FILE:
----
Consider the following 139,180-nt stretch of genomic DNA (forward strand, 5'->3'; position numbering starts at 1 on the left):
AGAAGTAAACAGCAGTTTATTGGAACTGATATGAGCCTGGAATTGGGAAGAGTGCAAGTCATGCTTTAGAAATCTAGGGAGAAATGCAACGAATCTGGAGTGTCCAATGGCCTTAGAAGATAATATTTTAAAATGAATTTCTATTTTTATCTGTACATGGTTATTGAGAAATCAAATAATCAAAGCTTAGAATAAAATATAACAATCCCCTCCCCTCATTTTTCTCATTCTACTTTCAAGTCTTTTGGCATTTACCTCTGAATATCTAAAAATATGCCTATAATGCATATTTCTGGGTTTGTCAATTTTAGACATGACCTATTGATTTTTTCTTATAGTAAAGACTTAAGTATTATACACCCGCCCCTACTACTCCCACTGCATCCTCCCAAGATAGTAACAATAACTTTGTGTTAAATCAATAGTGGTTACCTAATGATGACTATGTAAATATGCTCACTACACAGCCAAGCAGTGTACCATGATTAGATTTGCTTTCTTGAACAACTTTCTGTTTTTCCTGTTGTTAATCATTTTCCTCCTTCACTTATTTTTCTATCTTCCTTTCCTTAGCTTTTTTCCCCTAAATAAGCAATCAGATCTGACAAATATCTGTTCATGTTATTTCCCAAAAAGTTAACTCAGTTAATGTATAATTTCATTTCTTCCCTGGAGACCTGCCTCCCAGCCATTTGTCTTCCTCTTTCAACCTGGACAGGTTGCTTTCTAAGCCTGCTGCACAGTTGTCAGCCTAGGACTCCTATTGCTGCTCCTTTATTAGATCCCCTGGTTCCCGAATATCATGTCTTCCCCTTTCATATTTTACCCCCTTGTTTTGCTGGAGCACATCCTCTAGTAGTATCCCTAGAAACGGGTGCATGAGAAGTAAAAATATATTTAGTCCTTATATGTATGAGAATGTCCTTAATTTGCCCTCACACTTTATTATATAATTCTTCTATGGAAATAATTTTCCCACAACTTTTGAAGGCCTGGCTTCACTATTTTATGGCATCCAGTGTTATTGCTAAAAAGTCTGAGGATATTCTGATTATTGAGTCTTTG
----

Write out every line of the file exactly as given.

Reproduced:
Consider the following 139,180-nt stretch of genomic DNA (forward strand, 5'->3'; position numbering starts at 1 on the left):
AGAAGTAAACAGCAGTTTATTGGAACTGATATGAGCCTGGAATTGGGAAGAGTGCAAGTCATGCTTTAGAAATCTAGGGAGAAATGCAACGAATCTGGAGTGTCCAATGGCCTTAGAAGATAATATTTTAAAATGAATTTCTATTTTTATCTGTACATGGTTATTGAGAAATCAAATAATCAAAGCTTAGAATAAAATATAACAATCCCCTCCCCTCATTTTTCTCATTCTACTTTCAAGTCTTTTGGCATTTACCTCTGAATATCTAAAAATATGCCTATAATGCATATTTCTGGGTTTGTCAATTTTAGACATGACCTATTGATTTTTTCTTATAGTAAAGACTTAAGTATTATACACCCGCCCCTACTACTCCCACTGCATCCTCCCAAGATAGTAACAATAACTTTGTGTTAAATCAATAGTGGTTACCTAATGATGACTATGTAAATATGCTCACTACACAGCCAAGCAGTGTACCATGATTAGATTTGCTTTCTTGAACAACTTTCTGTTTTTCCTGTTGTTAATCATTTTCCTCCTTCACTTATTTTTCTATCTTCCTTTCCTTAGCTTTTTTCCCCTAAATAAGCAATCAGATCTGACAAATATCTGTTCATGTTATTTCCCAAAAAGTTAACTCAGTTAATGTATAATTTCATTTCTTCCCTGGAGACCTGCCTCCCAGCCATTTGTCTTCCTCTTTCAACCTGGACAGGTTGCTTTCTAAGCCTGCTGCACAGTTGTCAGCCTAGGACTCCTATTGCTGCTCCTTTATTAGATCCCCTGGTTCCCGAATATCATGTCTTCCCCTTTCATATTTTACCCCCTTGTTTTGCTGGAGCACATCCTCTAGTAGTATCCCTAGAAACGGGTGCATGAGAAGTAAAAATATATTTAGTCCTTATATGTATGAGAATGTCCTTAATTTGCCCTCACACTTTATTATATAATTCTTCTATGGAAATAATTTTCCCACAACTTTTGAAGGCCTGGCTTCACTATTTTATGGCATCCAGTGTTATTGCTAAAAAGTCTGAGGATATTCTGATTATTGAGTCTTTG